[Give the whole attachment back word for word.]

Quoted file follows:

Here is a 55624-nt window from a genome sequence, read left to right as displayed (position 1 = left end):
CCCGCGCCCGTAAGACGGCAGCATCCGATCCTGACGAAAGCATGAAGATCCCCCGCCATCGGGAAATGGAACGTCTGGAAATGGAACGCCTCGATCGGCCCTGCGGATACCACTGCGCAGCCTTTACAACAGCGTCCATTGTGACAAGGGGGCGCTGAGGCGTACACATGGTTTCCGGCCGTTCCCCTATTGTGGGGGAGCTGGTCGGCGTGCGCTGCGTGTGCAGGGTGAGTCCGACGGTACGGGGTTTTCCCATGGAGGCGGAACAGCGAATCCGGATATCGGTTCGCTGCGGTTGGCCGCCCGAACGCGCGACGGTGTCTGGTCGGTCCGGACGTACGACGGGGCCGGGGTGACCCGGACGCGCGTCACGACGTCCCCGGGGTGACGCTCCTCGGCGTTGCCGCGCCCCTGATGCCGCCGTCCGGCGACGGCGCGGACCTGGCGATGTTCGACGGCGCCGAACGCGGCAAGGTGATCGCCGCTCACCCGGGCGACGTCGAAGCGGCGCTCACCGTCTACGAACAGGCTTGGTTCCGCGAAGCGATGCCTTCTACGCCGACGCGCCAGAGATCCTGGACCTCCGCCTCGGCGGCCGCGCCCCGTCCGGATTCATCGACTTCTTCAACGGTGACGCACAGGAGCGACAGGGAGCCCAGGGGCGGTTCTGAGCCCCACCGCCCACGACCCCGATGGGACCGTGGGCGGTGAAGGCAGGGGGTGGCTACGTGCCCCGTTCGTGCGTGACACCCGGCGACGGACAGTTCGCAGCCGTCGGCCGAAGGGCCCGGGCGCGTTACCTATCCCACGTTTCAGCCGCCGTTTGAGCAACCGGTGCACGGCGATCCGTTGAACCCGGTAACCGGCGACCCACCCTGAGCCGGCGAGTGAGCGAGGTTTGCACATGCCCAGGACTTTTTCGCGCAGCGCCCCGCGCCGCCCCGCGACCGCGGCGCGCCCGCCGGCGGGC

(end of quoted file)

Here is a 55624-nt window from a genome sequence, read left to right as displayed (position 1 = left end):
CCCGCGCCCGTAAGACGGCAGCATCCGATCCTGACGAAAGCATGAAGATCCCCCGCCATCGGGAAATGGAACGTCTGGAAATGGAACGCCTCGATCGGCCCTGCGGATACCACTGCGCAGCCTTTACAACAGCGTCCATTGTGACAAGGGGGCGCTGAGGCGTACACATGGTTTCCGGCCGTTCCCCTATTGTGGGGGAGCTGGTCGGCGTGCGCTGCGTGTGCAGGGTGAGTCCGACGGTACGGGGTTTTCCCATGGAGGCGGAACAGCGAATCCGGATATCGGTTCGCTGCGGTTGGCCGCCCGAACGCGCGACGGTGTCTGGTCGGTCCGGACGTACGACGGGGCCGGGGTGACCCGGACGCGCGTCACGACGTCCCCGGGGTGACGCTCCTCGGCGTTGCCGCGCCCCTGATGCCGCCGTCCGGCGACGGCGCGGACCTGGCGATGTTCGACGGCGCCGAACGCGGCAAGGTGATCGCCGCTCACCCGGGCGACGTCGAAGCGGCGCTCACCGTCTACGAACAGGCTTGGTTCCGCGAAGCGATGCCTTCTACGCCGACGCGCCAGAGATCCTGGACCTCCGCCTCGGCGGCCGCGCCCCGTCCGGATTCATCGACTTCTTCAACGGTGACGCACAGGAGCGACAGGGAGCCCAGGGGCGGTTCTGAGCCCCACCGCCCACGACCCCGATGGGACCGTGGGCGGTGAAGGCAGGGGGTGGCTACGTGCCCCGTTCGTGCGTGACACCCGGCGACGGACAGTTCGCAGCCGTCGGCCGAAGGGCCCGGGCGCGTTACCTATCCCACGTTTCAGCCGCCGTTTGAGCAACCGGTGCACGGCGATCCGTTGAACCCGGTAACCGGCGACCCACCCTGAGCCGGCGAGTGAGCGAGGTTTGCACATGCCCAGGACTTTTTCGCGCAGCGCCCCGCGCCGCCCCGCGACCGCGGCGCGCCCGCCGGCGGGC